In the second module of the Setting course, we read Forever Overhead by David Foster Wallace. It is a short story about a boy on his 13th birthday at a swimming pool with his family. It is written in the second person. You are the boy. You are having your 13th birthday. You have made the decision to jump from the high dive tower for the first time. It is really an interesting story to read. I am not a 13 year old boy, and yet, through the detailed setting and descriptions, I become the boy as I read.
For our second assignment, we had to write a short story, 500-750 words, in the second person. It had to be some sort of habit or ritual that we could easily convey in such a short span. A birthday. A graduation. A holiday gathering. A day at the office. Christmas with my family is very predictable, and when I was a kid it was the most exciting day of the year. Here, let me paint the picture for you.
The sky is still gray steel when you awake, your body too excited to stay asleep any longer. You glance at your clock. The digital readout blares 6:14 in bright red. You hold your breath and listen carefully. There are no footsteps on the roof. No jingling bells. But of course there aren’t. If Santa was real, he would have come and gone by now.
You roll out of your cozy blankets and find your fuzzy slippers at the end of your bed. They warm with your body heat as you slip out of your room and into the hall. The glittering lights in the living room beckon. They are your guiding light in the early dark.
Carefully, you descend the stairs. You skip the second step, the one that always creaks. At the landing between the floors, you peek through the window in the door to see if there are any reindeer prints on the deck. It’s not light enough yet to see much, but there was no new snow overnight to give anything away. Could they really have all fit on the roof?
You go down the second set of stairs and tiptoe into the family room. It sparkles just as brightly as the upstairs living room, but here is the sight you have longed to see all year. The mountain of tinsel and paper tumbling out from beneath the Christmas tree. The stockings bulging and overflowing in front of the glowing fireplace. The empty cookie plate and milk glass. Your little sisters faces gleefully beaming on the couch as they watch you soak it in.
“How long have you guys been up?” you whisper. They were never up before you on Christmas morning.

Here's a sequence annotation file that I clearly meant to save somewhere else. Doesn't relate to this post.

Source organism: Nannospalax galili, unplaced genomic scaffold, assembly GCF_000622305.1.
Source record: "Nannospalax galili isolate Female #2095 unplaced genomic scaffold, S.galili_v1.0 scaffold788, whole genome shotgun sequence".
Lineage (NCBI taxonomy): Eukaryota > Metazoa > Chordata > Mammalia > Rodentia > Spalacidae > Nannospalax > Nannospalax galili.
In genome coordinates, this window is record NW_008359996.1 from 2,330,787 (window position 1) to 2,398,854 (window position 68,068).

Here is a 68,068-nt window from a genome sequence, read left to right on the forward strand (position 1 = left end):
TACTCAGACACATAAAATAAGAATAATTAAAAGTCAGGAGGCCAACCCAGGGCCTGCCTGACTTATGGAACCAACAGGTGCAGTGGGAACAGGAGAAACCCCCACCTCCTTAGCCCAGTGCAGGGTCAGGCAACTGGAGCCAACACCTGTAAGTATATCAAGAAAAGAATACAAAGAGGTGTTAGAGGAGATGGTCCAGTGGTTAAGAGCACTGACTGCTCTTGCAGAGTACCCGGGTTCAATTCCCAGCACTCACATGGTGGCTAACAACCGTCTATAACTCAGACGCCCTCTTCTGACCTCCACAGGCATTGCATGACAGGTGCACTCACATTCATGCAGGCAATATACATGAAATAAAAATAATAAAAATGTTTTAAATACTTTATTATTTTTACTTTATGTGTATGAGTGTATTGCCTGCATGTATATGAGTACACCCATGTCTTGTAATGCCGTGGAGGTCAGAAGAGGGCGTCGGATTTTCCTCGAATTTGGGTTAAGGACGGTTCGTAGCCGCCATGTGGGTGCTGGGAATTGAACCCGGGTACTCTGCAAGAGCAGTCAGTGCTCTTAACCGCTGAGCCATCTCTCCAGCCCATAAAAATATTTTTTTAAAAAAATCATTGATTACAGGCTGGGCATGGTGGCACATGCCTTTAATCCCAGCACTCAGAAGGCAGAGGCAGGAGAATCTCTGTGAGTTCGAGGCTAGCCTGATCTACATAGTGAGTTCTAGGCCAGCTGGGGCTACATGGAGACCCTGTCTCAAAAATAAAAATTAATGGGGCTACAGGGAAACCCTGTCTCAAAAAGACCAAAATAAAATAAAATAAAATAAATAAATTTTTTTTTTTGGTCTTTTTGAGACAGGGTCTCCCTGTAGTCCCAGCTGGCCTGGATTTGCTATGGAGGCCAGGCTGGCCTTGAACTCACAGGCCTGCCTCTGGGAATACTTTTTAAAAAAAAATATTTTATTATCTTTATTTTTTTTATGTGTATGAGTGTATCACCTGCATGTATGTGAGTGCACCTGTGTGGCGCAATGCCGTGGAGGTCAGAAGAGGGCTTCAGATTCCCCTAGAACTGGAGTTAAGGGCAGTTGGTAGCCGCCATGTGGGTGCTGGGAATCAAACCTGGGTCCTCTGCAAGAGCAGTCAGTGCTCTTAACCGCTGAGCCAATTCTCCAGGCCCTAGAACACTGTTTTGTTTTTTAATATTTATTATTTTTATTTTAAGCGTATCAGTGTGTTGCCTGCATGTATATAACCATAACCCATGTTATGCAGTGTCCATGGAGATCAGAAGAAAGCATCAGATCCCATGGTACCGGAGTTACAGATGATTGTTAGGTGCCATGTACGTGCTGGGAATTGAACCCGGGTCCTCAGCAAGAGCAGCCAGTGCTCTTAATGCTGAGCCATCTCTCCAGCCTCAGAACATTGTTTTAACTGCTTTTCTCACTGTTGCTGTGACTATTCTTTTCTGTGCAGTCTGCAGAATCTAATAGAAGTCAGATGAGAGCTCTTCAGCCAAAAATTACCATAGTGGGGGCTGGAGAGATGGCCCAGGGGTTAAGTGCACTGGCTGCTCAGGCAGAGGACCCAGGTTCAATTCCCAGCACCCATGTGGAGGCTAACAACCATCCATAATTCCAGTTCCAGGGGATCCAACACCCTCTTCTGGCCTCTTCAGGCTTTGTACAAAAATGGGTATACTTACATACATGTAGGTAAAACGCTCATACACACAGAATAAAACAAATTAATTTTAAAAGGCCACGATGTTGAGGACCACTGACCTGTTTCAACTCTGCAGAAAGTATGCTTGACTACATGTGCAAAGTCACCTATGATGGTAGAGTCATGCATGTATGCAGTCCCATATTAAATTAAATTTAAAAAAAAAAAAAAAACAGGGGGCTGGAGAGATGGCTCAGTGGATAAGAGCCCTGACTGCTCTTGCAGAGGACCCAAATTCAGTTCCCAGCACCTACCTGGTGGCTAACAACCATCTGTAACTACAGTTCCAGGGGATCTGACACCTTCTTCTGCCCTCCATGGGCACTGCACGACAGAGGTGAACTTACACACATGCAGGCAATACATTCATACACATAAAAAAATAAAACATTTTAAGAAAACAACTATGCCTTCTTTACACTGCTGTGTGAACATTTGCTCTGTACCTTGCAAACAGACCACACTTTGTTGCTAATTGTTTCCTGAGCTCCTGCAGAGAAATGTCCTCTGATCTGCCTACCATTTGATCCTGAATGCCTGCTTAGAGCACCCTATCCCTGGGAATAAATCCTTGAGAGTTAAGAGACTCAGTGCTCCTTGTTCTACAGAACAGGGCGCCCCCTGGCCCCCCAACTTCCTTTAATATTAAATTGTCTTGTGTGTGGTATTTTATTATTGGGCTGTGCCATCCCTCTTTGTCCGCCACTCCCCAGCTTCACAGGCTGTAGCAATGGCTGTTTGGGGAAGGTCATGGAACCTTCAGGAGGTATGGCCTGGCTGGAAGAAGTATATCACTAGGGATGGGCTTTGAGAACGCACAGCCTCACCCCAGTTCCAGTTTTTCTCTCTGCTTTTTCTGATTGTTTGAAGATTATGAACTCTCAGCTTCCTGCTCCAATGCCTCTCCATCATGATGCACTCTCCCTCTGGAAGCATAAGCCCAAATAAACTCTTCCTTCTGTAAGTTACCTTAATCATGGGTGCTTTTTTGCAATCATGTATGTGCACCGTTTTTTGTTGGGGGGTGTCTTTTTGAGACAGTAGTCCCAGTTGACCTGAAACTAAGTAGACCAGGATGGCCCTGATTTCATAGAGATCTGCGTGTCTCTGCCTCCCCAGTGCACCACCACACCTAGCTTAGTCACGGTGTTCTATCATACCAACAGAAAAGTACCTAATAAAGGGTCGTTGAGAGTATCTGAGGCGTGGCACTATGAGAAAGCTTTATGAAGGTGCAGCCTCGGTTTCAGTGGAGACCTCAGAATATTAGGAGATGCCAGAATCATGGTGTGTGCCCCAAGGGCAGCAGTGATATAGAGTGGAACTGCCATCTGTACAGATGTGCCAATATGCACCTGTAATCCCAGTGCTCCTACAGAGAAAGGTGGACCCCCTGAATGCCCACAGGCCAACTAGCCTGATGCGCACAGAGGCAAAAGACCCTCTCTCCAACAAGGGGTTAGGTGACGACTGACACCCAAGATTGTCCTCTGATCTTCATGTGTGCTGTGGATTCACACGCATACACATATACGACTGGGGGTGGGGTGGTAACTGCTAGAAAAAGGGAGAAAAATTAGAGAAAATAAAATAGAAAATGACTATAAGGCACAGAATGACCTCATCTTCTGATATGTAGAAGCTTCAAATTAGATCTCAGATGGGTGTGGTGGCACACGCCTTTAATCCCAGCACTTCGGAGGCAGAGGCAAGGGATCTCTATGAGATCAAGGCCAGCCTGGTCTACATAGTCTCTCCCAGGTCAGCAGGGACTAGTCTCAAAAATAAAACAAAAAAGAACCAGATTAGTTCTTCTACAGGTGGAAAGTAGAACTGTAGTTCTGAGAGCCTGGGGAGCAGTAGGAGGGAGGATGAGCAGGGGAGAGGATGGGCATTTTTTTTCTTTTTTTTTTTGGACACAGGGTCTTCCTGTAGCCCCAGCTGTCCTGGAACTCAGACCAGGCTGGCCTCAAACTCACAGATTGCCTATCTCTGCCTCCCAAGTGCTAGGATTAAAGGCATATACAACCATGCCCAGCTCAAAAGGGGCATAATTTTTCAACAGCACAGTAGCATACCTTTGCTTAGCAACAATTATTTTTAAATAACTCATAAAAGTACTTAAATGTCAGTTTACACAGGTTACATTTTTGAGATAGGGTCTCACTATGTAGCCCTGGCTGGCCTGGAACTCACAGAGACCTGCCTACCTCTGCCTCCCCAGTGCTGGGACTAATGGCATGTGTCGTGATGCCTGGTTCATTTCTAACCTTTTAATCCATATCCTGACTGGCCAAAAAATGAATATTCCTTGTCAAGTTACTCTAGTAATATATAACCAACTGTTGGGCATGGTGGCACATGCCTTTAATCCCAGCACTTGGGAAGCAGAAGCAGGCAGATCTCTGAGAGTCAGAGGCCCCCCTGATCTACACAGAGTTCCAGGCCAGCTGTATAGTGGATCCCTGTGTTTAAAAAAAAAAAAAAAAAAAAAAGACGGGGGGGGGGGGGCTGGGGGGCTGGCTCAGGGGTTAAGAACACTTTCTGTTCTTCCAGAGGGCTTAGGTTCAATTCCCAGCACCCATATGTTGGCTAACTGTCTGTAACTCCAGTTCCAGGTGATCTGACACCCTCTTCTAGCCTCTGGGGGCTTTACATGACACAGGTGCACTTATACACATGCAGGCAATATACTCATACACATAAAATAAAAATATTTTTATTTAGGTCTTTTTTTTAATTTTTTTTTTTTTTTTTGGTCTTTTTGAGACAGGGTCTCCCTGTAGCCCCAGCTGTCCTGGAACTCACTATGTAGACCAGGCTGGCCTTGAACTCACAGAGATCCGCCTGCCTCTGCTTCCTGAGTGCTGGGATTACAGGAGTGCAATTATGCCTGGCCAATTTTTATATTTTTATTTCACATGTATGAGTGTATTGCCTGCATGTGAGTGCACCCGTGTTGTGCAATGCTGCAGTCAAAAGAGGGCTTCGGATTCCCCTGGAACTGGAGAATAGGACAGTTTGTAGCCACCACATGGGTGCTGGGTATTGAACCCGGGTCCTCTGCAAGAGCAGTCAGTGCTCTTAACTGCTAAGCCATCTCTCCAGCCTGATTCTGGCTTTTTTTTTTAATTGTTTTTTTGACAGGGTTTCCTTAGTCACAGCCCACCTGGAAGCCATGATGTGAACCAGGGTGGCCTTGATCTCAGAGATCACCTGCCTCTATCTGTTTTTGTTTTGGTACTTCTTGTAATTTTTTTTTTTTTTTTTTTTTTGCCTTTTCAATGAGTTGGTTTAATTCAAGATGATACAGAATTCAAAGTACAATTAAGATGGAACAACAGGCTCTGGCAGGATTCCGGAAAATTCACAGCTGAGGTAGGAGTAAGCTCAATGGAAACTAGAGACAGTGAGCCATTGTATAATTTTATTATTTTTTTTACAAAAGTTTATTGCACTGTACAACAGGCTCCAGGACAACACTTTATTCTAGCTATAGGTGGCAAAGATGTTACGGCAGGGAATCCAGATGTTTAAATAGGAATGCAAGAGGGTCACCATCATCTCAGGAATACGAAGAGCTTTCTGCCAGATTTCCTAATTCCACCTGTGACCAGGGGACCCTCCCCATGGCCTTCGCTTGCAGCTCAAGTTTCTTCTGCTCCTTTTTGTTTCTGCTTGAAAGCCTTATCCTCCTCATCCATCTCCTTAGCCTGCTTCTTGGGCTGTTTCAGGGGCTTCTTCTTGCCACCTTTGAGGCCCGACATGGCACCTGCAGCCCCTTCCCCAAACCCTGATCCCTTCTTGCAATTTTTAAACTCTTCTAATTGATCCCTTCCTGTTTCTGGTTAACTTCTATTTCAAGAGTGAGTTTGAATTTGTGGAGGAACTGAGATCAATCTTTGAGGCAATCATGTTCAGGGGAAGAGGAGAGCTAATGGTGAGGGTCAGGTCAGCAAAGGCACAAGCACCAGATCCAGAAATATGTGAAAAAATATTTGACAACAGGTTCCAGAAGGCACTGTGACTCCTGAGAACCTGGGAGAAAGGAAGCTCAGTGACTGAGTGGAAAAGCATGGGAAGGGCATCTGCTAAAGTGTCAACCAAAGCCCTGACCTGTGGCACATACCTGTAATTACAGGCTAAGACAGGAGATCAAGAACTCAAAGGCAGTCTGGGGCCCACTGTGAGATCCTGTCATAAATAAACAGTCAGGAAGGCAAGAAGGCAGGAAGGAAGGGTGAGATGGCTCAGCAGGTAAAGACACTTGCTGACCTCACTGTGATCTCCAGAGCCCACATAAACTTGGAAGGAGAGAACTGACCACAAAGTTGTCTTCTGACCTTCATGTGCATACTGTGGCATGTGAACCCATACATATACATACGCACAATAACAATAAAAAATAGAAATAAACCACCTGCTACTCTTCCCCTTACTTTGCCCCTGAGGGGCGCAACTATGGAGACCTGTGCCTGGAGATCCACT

They shrug. “We were awake at 5:30, but we only came down a little while ago,” the younger of the two answered. They must have woken you when they took the same journey downstairs. They slide over on the couch to make room for you and you settle in with them. The colorful bulbs on the tree and the gas fireplace fill the room with a rainbow glow. The clock on the mantle ticks away the minutes until you can wake momma.
Every year you and your sisters have risen early. Last year, momma implemented a rule: do not wake her before 7am. It was agony. This year, though, you soak up the company of your younger sisters as you whisper and giggle about the festive display in front of you, speculating what some shapes might be hiding, prodding each other to guess what you got the others. For this one day of the year, you are the image of sisterly companionship.
The minute hand crawls toward the allowable time. You head upstairs to start a pot of coffee. Momma will be much more agreeable about waking if she has her coffee. Offering in hand, you return downstairs and carefully cross the threshold into the master bedroom. “Merry Christmas,” you say in a squeaky voice.
She stirs at the sound and she sighs as she inhales the scent of fresh coffee. “Merry Christmas baby girl,” she says. “Are your sisters up?” You nod as she accepts the steaming mug. “Thank you. I’ll be out in a minute. Did Santa come?”
You picture the overstuffed stockings and the handful of presents in unique wrapping paper signed in that familiar old man scrawl. “He did.”
She smiles knowingly. “Tell your sisters you can open your stockings while I wake up.” She joins you in the family room as the piles of candy and chapsticks and knick-knacks grow around each of you. Lotions and perfumes, each a different scent but personalized. Loofahs in your favorite colors. Scratch-off tickets. They won’t go back into the stockings the way they came out, try as you might. Santa knows how best to stuff a stocking.
Your mother heads upstairs to get a second cup of coffee. You hear her overhead digging in the cupboards for the round cake pans. Your stomach grumbles as you picture her popping open the cans of cinnamon rolls, arranging them neatly in the pans. A couple Hershey’s kisses make their way into your mouth to tide you over the 15 minutes until the rolls will be warm and gooey in your hands. It is a morning of sweet things.
The moment is calm. You glance at your sisters, happily scratching away at their lottery tickets. Your stepfather is in his chair, working on his first cup of coffee, asking them if they’ve won anything yet. He chuckles as they moan “Nope, nothing on this one.” Upstairs the oven timer rings. The rolls are done. You grin at the pile of presents. Soon, the carnage will begin.
Notes: So I was creeping up on 800 words at this point and I hadn’t even gotten to the best parts. This is a story I could easily expand upon. And it was a really fun experience! I’m not sure if I could ever pull off a novel-length story in this POV but it’s a neat exercise.
Alrighty, that is all I have for you tonight. I am exhausted but we did it, we closed on our first home! I’m an adult you guys. Things are only going to get interesting from here. We’ll be moving over the next few weeks but I doubt that will affect my current post schedule. Of course, if anything does come up, I’ll be sure to let you know in the Sunday update post!
Have a great night! I’ll see you Friday!